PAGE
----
Once Synapse can support registration with email without relying on an Identity Server we will announce a schedule for disabling registration with email and password reset in our Identity Servers entirely. After this point, homeserver administrators will have to make sure their homeservers are configured to send email to keep registration with email and password reset working. More details on this to follow - please watch this space.
A few weeks ago there was some discussion around the privacy of typical Matrix configurations, particularly how Riot's default config uses vector.im as an Identity Server (for discovering users on Matrix by their email address or phone number) and scalar.vector.im as an Integration Manager (i.e. the mechanism for adding hosted bots/bridges/widgets into rooms). This means that Riot, even if using a custom homeserver and running from a custom Riot deployment, will try to talk to *.vector.im (run by New Vector; the company formed by the core Matrix team in 2017) for some operations unless an alternative IS or IM has been specified in the config.
We haven't done as good a job at explaining this as we could have, and this blog post is a progress update on how we're fixing that and improving other privacy considerations in general.
Firstly, the reason Riot is configured like this is for the user's convenience: in general, we believe most users just want to discover other people on Matrix as easily as possible, and a logically-centralised server for looking up user matrix IDs by email/phone number (called third party IDs, or 3PIDs) is the only comprehensive way of doing so. Decentralising this data while protecting the privacy of the 3PIDs and their matrix IDs is a Hard Problem which we're unaware of anyone having solved yet. Alternatively, you could run a local identity server, but it will end up having to delegate to a centralised identity server anyway for IDs it has no other way to know about. Similarly, providing a default integration server that just works out of the box (rather than mandating the user configures their own) is a matter of trying to keep Riot's UX simple, especially when onboarding users, and especially given Riot's reputation for complexity at the best of times.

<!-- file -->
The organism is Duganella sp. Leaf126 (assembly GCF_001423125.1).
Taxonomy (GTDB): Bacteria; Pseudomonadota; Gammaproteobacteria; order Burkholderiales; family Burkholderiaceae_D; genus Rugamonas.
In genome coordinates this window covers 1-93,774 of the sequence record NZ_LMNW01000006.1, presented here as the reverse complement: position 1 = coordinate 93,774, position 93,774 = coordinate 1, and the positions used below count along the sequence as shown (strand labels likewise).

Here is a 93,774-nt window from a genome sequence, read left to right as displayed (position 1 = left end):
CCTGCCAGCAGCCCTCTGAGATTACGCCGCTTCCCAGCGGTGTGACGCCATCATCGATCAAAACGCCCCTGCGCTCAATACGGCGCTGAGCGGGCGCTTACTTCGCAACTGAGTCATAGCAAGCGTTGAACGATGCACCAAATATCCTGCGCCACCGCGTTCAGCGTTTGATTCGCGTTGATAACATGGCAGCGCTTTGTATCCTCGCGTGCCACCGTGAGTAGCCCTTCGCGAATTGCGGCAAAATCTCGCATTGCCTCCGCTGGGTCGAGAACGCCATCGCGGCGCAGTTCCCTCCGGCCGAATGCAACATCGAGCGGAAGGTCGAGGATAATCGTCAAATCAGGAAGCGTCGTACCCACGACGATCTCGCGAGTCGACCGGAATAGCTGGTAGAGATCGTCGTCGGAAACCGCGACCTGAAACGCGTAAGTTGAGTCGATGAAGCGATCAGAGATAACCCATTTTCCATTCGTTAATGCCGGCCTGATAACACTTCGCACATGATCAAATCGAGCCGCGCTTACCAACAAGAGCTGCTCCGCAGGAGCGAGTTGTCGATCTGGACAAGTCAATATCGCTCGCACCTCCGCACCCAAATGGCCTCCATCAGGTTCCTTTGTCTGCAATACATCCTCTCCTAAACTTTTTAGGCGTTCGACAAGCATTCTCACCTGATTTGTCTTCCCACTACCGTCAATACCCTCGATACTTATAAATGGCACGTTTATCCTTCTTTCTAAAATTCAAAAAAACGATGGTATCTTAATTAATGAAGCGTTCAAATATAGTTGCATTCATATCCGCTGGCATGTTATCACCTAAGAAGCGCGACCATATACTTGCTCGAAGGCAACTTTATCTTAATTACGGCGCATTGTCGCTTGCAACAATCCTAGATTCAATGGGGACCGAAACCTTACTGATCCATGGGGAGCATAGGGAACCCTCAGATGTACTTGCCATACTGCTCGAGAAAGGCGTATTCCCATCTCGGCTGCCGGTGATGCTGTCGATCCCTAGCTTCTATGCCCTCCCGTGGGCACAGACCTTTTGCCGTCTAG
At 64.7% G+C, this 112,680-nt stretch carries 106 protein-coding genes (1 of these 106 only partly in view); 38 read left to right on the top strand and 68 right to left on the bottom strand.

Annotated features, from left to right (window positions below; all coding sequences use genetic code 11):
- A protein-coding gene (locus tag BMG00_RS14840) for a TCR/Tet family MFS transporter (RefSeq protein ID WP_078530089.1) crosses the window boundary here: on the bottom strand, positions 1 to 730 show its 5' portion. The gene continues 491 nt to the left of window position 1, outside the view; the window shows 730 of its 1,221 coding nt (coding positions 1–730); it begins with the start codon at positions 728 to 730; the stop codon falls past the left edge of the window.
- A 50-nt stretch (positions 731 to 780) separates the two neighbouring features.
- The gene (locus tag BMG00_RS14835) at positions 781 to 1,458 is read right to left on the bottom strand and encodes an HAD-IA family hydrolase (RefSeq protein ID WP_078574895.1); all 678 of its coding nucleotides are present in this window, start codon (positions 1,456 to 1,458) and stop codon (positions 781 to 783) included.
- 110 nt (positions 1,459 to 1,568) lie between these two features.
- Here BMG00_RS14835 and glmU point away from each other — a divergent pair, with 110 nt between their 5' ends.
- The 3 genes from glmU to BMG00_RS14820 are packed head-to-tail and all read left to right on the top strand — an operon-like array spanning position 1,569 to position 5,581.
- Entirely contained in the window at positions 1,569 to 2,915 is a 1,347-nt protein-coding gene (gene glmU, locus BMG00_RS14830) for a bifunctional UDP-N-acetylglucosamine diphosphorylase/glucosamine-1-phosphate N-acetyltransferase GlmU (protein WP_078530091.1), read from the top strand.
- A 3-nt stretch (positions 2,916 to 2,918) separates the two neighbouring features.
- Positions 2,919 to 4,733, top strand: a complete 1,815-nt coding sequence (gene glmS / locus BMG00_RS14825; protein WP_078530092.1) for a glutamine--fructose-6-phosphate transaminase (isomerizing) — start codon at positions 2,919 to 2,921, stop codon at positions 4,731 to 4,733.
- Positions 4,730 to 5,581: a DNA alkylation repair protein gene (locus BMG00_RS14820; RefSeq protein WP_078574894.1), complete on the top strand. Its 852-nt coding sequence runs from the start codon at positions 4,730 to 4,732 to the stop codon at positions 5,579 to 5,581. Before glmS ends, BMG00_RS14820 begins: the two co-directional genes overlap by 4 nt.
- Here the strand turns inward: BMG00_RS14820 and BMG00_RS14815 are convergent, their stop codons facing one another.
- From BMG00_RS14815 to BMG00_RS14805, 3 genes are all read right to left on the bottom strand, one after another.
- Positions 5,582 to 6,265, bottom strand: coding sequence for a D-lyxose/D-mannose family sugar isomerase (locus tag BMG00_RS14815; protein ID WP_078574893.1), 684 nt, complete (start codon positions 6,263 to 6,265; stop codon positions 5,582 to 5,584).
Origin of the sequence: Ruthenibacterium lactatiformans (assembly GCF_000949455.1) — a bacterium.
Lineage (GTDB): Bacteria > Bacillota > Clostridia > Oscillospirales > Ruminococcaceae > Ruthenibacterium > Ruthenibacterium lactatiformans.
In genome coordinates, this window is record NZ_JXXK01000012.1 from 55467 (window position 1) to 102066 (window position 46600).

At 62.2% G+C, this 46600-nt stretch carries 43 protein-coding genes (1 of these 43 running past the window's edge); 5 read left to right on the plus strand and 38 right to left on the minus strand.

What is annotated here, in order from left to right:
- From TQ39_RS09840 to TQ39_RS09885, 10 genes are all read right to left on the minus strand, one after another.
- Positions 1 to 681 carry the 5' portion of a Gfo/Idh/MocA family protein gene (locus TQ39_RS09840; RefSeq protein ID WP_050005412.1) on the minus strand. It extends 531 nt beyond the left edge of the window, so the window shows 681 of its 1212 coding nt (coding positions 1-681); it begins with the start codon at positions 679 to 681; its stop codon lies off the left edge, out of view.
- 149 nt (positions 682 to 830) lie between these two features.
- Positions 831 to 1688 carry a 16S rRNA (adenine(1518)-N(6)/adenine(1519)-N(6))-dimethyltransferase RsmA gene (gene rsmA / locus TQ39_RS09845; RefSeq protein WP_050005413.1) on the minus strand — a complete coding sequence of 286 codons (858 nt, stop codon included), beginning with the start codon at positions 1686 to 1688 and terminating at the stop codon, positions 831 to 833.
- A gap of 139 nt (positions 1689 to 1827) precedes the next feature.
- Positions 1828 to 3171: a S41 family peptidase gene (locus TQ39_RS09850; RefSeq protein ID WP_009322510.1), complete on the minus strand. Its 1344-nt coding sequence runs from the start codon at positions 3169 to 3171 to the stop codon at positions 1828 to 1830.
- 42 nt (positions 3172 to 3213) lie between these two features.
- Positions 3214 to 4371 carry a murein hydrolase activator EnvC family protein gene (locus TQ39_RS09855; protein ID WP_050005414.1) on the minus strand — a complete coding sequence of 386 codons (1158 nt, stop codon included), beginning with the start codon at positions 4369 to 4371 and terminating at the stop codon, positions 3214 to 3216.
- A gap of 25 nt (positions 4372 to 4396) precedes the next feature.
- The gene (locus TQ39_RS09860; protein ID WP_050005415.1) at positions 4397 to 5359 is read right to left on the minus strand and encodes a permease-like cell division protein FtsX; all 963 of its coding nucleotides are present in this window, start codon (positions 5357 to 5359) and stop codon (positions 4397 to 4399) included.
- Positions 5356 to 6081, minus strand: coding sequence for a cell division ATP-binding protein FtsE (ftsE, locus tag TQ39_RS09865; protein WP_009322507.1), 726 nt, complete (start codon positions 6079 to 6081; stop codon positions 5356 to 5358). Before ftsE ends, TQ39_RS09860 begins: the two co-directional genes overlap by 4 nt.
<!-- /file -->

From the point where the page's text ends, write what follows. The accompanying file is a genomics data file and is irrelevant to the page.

That said, the discussion highlighted some areas for improvement. Specifically:
Riot on iOS & Android gives the option of scanning your local addressbook to discover which of your contacts are on Matrix. The wording explaining this wasn't clear enough on Android - which we promptly fixed. Separately, the contact details sent to the server are currently not obfuscated. This is partially because we hadn't got to it, and partially because obfuscating them doesn't actually help much with privacy, given an attacker can just scan through possible obfuscated phone numbers and email addresses to deobfuscate them. However, we've been working through obfuscating the contact details anyway by hashing as per MSC2134, which has all the details. We're also adding an explicit lookup warning in Riot/Web, as per https://github.com/vector-im/riot-web/issues/10093.
There was a bug where Riot/Web was querying the Integration Manager every time you opened a room, even if that room had no integrations (actually, it did it 3 times in a row). This got fixed and released in Riot/Web 1.2.2 back on June 19th.
Matrix needs to authenticate whether events were actually sent by the server
that claimed to send them. We do this by having servers sign their events
when they create them, and publishing the public half of their signing keys
for anyone to query. However, this poses problems if you receive an event